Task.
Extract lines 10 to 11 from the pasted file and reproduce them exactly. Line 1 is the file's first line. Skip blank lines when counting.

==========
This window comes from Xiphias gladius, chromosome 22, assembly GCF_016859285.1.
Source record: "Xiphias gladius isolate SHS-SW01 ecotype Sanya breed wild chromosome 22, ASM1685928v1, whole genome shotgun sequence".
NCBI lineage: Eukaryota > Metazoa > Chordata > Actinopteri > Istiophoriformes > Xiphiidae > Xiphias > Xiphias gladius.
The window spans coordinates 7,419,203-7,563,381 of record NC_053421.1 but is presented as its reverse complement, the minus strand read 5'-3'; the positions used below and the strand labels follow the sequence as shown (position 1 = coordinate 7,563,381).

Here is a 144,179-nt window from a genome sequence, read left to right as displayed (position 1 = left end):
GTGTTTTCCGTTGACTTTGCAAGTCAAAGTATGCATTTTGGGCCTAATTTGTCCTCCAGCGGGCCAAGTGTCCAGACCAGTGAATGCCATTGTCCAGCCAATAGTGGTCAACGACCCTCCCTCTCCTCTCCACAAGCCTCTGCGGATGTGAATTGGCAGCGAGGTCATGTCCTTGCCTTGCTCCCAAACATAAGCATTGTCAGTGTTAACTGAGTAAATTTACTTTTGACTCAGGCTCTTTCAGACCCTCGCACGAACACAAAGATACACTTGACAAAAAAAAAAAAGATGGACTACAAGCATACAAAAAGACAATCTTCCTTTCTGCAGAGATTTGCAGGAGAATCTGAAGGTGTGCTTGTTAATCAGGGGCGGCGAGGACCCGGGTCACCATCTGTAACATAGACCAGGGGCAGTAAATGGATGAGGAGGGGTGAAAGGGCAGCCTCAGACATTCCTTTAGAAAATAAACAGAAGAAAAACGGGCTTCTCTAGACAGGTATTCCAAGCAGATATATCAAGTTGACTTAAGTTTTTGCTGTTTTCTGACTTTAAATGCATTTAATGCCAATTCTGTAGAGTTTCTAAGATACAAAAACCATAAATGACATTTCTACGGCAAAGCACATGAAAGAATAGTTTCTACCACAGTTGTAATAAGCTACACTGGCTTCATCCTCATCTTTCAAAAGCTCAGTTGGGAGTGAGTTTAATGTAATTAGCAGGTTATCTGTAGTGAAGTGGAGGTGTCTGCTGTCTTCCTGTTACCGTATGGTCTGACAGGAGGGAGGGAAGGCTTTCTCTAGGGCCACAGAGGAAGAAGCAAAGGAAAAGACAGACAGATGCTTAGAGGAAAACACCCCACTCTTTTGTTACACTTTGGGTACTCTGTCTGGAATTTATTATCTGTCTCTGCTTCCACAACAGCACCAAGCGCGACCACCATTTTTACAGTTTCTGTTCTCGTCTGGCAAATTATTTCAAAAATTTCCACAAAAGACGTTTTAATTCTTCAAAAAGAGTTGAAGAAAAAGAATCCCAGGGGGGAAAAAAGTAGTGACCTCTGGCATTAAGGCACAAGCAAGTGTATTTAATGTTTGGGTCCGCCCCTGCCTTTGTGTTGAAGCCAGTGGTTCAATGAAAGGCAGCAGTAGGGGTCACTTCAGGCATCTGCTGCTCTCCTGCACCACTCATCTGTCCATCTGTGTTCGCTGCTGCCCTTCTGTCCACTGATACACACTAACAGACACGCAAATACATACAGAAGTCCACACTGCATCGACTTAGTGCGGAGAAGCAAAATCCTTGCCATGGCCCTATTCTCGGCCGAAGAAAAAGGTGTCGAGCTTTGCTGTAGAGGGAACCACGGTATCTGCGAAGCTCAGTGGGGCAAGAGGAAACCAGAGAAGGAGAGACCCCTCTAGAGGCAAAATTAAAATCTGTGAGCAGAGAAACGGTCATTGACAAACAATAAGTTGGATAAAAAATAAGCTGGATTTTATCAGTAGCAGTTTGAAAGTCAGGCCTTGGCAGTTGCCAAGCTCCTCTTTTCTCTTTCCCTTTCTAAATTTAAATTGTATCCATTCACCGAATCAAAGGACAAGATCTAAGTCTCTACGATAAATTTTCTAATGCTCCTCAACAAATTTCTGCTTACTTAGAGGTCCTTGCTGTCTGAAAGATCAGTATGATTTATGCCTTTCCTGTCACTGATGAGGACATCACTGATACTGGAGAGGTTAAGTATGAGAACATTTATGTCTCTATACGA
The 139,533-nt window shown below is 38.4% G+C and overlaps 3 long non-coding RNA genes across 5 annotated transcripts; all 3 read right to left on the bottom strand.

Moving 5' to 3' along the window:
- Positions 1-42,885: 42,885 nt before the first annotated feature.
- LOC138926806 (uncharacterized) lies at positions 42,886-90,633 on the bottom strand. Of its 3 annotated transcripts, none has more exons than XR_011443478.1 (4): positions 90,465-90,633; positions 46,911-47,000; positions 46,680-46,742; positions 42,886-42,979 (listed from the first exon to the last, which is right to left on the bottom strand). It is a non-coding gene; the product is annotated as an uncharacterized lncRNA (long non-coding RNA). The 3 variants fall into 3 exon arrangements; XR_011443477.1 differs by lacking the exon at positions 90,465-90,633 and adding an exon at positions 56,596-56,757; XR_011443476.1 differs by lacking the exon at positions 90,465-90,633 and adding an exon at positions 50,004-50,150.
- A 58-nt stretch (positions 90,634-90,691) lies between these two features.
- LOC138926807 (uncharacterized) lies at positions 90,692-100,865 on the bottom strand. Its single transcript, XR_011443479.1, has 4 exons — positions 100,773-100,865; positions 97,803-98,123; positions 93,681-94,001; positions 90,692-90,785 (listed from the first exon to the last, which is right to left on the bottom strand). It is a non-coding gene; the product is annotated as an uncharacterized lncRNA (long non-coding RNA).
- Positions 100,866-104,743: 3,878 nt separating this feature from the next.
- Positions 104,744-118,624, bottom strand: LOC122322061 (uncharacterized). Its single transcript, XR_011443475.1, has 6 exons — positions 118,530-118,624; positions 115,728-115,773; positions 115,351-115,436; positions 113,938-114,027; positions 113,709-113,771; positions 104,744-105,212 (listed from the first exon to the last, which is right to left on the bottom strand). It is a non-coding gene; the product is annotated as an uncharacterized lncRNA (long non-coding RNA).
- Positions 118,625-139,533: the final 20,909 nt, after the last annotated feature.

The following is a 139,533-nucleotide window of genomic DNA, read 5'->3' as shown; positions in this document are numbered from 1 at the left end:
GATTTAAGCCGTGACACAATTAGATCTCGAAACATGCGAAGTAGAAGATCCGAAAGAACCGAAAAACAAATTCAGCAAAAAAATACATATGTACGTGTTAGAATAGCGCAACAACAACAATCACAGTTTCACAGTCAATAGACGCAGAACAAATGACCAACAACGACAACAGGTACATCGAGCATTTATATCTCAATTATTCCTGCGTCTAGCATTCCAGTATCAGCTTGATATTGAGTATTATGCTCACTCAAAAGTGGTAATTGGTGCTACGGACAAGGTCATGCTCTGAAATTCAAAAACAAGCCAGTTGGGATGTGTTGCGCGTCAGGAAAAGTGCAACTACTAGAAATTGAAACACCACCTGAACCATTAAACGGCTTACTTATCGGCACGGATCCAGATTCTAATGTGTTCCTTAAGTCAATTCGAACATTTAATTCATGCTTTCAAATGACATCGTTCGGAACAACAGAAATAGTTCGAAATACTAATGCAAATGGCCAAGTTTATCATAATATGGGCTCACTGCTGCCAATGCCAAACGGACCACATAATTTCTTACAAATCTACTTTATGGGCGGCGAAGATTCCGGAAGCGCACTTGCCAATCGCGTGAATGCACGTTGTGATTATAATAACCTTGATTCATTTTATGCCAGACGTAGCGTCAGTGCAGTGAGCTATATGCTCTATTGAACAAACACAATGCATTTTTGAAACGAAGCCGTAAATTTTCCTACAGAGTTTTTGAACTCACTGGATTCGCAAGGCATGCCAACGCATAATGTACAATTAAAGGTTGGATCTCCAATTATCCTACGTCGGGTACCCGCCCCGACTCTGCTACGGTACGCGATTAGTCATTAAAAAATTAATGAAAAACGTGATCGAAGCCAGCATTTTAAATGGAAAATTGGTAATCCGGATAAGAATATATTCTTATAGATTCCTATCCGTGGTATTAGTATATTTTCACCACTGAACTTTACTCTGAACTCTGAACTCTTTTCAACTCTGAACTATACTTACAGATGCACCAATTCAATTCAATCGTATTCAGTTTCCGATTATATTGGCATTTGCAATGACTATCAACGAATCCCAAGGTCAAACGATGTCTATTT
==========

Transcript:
- LOC138926806 (uncharacterized) lies at positions 42,886-90,633 on the bottom strand. Of its 3 annotated transcripts, none has more exons than XR_011443478.1 (4): positions 90,465-90,633; positions 46,911-47,000; positions 46,680-46,742; positions 42,886-42,979 (listed from the first exon to the last, which is right to left on the bottom strand). It is a non-coding gene; the product is annotated as an uncharacterized lncRNA (long non-coding RNA). The 3 variants fall into 3 exon arrangements; XR_011443477.1 differs by lacking the exon at positions 90,465-90,633 and adding an exon at positions 56,596-56,757; XR_011443476.1 differs by lacking the exon at positions 90,465-90,633 and adding an exon at positions 50,004-50,150.
- A 58-nt stretch (positions 90,634-90,691) lies between these two features.